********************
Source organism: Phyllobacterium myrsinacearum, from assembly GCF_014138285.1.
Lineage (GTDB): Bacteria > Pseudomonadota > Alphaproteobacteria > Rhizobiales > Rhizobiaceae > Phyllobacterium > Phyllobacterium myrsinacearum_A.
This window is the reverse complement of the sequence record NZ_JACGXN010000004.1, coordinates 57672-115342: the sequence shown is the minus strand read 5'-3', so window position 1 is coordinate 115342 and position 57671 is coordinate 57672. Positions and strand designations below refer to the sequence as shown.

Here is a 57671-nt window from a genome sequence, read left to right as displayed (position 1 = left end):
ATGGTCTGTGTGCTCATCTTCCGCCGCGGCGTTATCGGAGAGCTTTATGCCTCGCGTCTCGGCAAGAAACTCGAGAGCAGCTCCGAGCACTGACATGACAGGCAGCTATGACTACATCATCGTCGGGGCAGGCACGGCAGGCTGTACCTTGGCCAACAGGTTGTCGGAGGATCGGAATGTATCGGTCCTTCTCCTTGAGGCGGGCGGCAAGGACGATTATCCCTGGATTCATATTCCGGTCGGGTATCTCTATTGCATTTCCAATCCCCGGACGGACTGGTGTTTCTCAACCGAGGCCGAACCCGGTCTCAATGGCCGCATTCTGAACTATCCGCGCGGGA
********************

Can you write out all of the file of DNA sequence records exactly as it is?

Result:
Source organism: Phyllobacterium myrsinacearum, from assembly GCF_014138285.1.
Lineage (GTDB): Bacteria > Pseudomonadota > Alphaproteobacteria > Rhizobiales > Rhizobiaceae > Phyllobacterium > Phyllobacterium myrsinacearum_A.
This window is the reverse complement of the sequence record NZ_JACGXN010000004.1, coordinates 57672-115342: the sequence shown is the minus strand read 5'-3', so window position 1 is coordinate 115342 and position 57671 is coordinate 57672. Positions and strand designations below refer to the sequence as shown.

Here is a 57671-nt window from a genome sequence, read left to right as displayed (position 1 = left end):
ATGGTCTGTGTGCTCATCTTCCGCCGCGGCGTTATCGGAGAGCTTTATGCCTCGCGTCTCGGCAAGAAACTCGAGAGCAGCTCCGAGCACTGACATGACAGGCAGCTATGACTACATCATCGTCGGGGCAGGCACGGCAGGCTGTACCTTGGCCAACAGGTTGTCGGAGGATCGGAATGTATCGGTCCTTCTCCTTGAGGCGGGCGGCAAGGACGATTATCCCTGGATTCATATTCCGGTCGGGTATCTCTATTGCATTTCCAATCCCCGGACGGACTGGTGTTTCTCAACCGAGGCCGAACCCGGTCTCAATGGCCGCATTCTGAACTATCCGCGCGGGA